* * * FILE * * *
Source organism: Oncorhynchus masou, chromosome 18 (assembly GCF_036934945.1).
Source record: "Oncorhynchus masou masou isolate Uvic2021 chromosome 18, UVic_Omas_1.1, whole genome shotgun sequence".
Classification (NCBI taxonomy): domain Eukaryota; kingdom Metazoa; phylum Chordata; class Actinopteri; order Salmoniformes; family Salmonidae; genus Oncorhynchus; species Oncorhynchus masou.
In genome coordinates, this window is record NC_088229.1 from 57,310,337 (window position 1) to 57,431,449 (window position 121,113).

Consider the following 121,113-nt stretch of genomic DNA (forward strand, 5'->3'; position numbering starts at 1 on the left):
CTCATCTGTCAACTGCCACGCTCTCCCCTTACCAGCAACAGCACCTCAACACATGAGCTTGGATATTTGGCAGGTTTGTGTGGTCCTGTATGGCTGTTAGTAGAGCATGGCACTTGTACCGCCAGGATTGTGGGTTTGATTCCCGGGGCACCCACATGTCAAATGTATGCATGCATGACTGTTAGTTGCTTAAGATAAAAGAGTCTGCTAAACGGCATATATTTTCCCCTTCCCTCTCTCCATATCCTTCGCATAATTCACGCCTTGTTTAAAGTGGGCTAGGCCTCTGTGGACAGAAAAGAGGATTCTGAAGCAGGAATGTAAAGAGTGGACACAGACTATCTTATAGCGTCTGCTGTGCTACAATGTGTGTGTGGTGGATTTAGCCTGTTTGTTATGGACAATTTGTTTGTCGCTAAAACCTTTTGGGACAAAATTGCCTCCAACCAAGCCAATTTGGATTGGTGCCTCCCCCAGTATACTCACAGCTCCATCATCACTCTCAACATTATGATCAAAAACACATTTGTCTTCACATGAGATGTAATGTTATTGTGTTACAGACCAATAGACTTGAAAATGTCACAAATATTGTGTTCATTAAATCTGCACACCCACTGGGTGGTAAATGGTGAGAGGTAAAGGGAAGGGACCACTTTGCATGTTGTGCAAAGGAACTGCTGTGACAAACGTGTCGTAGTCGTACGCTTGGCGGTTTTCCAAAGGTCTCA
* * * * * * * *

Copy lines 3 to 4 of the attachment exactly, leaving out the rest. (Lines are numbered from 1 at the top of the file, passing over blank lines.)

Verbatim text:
Classification (NCBI taxonomy): domain Eukaryota; kingdom Metazoa; phylum Chordata; class Actinopteri; order Salmoniformes; family Salmonidae; genus Oncorhynchus; species Oncorhynchus masou.
In genome coordinates, this window is record NC_088229.1 from 57,310,337 (window position 1) to 57,431,449 (window position 121,113).